Bonus: setting SSL for my Proxmox

This might not be crucial or important, but you can set up SSL on your Proxmox and that way make sure when you connect from the outside, the connection is encrypted to your node.

First, you need to make the Proxmox server understand the domain you are going to associate to it. So, do the following in Proxmox console:

vim /etc/hosts

Once there, make sure you enter all hostnames associated to your Proxmox internal IP:

192.168.1.130 homelab.domain.net proxmox

Now, you need to create and associate the SSL certificate. To do that, go to your node GUI, and look for the section "Certificates":

Create SSL certificate in Proxmox

Here, you can add a certificate using Let's Encrypt. Just select "Add" and a dialog will show up. In the challenge type, leave the HTTP selected and in domain, you need to enter the domain you have previously configured. From our example: homelab.domain.net.

Make sure your Proxmox node has port 80 open. In my case, I created a network forwarder at my router to make all 80 traffic go to my Proxmox node.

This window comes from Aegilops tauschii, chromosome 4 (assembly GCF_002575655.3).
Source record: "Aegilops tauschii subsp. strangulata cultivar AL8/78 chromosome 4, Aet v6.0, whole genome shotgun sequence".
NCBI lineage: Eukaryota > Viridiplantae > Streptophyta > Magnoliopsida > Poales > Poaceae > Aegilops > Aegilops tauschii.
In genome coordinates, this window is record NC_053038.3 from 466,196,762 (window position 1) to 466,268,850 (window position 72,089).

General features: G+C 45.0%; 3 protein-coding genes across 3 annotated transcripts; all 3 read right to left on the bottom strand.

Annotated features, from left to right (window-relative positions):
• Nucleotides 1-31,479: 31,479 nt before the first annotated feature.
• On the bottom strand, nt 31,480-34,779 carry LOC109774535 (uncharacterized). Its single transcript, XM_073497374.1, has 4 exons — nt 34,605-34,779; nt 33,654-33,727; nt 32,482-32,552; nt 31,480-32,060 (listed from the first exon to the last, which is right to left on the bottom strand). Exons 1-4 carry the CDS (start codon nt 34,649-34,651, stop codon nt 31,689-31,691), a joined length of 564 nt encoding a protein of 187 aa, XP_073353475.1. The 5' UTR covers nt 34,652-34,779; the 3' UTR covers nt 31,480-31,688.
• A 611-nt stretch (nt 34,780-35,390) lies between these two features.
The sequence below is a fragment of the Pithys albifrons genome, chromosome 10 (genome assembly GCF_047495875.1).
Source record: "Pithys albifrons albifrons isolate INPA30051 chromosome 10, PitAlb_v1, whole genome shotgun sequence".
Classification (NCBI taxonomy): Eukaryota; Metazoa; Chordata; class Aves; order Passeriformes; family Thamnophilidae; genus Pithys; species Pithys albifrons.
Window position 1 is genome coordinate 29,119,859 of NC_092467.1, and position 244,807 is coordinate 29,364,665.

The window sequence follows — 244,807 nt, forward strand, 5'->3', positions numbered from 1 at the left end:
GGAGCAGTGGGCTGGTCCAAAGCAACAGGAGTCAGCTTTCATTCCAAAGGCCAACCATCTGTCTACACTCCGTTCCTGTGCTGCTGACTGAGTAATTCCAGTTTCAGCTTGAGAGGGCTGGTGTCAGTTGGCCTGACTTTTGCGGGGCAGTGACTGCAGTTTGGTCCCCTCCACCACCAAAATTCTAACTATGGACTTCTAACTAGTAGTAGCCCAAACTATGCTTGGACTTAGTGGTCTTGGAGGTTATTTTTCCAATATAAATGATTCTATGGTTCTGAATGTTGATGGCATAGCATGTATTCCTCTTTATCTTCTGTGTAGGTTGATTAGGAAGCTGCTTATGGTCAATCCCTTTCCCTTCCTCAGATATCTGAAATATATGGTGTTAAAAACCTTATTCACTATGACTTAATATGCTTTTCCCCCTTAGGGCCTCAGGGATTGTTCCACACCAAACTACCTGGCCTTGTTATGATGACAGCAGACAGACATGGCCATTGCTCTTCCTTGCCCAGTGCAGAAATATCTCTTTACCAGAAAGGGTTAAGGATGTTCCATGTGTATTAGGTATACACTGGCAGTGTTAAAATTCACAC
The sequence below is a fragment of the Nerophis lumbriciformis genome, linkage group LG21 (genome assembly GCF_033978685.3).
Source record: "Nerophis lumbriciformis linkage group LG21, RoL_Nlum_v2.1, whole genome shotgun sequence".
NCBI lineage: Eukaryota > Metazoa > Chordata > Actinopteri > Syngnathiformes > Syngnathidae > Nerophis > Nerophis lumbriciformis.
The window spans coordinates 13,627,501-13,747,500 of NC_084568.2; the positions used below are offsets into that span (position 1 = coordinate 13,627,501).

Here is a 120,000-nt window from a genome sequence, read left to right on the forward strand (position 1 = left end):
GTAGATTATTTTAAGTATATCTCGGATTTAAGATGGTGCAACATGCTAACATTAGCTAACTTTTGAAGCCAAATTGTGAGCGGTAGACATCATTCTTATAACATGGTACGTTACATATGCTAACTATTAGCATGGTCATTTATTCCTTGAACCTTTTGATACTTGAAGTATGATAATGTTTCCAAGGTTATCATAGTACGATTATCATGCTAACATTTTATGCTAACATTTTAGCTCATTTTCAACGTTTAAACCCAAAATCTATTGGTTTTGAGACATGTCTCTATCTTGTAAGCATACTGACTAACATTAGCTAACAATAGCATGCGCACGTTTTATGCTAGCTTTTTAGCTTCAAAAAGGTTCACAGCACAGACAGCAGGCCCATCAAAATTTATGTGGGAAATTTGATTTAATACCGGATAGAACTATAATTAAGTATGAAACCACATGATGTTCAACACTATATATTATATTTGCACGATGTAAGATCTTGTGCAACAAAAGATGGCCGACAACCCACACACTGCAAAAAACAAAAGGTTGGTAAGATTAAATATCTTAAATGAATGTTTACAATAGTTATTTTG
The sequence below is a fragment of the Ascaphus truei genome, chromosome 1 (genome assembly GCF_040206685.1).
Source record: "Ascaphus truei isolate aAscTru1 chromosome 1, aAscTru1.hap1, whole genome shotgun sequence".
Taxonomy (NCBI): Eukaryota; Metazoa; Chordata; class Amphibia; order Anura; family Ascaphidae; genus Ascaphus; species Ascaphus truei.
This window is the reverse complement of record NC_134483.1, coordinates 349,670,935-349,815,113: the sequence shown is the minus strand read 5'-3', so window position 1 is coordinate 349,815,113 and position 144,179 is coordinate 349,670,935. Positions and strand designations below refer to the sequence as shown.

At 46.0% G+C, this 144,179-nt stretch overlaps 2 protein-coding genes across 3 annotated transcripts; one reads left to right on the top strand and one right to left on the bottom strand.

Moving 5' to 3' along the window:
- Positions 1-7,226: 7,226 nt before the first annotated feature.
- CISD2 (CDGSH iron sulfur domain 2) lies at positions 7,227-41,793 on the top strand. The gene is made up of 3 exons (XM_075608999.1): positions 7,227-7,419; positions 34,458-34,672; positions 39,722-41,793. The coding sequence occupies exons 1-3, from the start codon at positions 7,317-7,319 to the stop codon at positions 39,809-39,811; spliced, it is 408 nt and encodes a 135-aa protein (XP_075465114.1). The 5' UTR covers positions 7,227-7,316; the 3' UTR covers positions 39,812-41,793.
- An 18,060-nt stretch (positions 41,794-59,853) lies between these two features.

You will need to create an account for Let's Encrypt. This is asked so you can enter your email associated to your account, where you will receive a confirmation link to enter your information. This allows LetsEncrypt to be able to link the domain you wish to create the certificate for and contact you for anything needed for it.

Select the entry you just created and click on the "Order Certificate Now"

Click to enlarge

This will run automatically and show you the progress. Once it finishes, you will have automatically all things created and your Proxmox server will be now using SSL.

Conclusion

Even though accessing Proxmox environment from the outside is not so common, as normally organizations or individuals don't want to expose their nodes, it is possible.

In my case, the homelab is exclusively for personal purposes and I would rather not invest money on this task, so I had to figure out a way. As I already am paying for a domain that I use for other purposes and of course, having a single subdomain would suffice my intentions.

It is also not common to have a dynamic IP on your connection these days, especially one that changes so fluently like mine. But in the end, having knowledge of DNS and networking paid on this matter, so I could hack my way around to this.

Helder
@heldmar Montevideo, UY